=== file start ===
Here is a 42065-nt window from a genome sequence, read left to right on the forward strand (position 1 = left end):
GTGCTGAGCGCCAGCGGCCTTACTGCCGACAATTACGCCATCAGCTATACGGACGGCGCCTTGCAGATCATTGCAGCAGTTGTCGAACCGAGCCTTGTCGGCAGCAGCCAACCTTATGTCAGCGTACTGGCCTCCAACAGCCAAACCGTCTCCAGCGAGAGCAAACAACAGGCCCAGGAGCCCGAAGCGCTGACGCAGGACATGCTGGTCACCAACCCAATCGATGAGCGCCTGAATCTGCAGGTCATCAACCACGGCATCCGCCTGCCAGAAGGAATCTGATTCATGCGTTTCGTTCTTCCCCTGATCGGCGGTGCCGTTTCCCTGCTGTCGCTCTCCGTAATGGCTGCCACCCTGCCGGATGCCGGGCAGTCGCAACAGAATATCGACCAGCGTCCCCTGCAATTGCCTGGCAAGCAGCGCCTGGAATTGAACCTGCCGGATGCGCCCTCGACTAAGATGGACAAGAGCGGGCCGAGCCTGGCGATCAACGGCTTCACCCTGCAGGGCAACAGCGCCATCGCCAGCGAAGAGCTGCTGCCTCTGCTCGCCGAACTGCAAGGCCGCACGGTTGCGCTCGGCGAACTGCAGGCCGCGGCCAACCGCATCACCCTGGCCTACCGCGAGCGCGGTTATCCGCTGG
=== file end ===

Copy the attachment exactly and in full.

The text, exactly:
Here is a 42065-nt window from a genome sequence, read left to right on the forward strand (position 1 = left end):
GTGCTGAGCGCCAGCGGCCTTACTGCCGACAATTACGCCATCAGCTATACGGACGGCGCCTTGCAGATCATTGCAGCAGTTGTCGAACCGAGCCTTGTCGGCAGCAGCCAACCTTATGTCAGCGTACTGGCCTCCAACAGCCAAACCGTCTCCAGCGAGAGCAAACAACAGGCCCAGGAGCCCGAAGCGCTGACGCAGGACATGCTGGTCACCAACCCAATCGATGAGCGCCTGAATCTGCAGGTCATCAACCACGGCATCCGCCTGCCAGAAGGAATCTGATTCATGCGTTTCGTTCTTCCCCTGATCGGCGGTGCCGTTTCCCTGCTGTCGCTCTCCGTAATGGCTGCCACCCTGCCGGATGCCGGGCAGTCGCAACAGAATATCGACCAGCGTCCCCTGCAATTGCCTGGCAAGCAGCGCCTGGAATTGAACCTGCCGGATGCGCCCTCGACTAAGATGGACAAGAGCGGGCCGAGCCTGGCGATCAACGGCTTCACCCTGCAGGGCAACAGCGCCATCGCCAGCGAAGAGCTGCTGCCTCTGCTCGCCGAACTGCAAGGCCGCACGGTTGCGCTCGGCGAACTGCAGGCCGCGGCCAACCGCATCACCCTGGCCTACCGCGAGCGCGGTTATCCGCTGG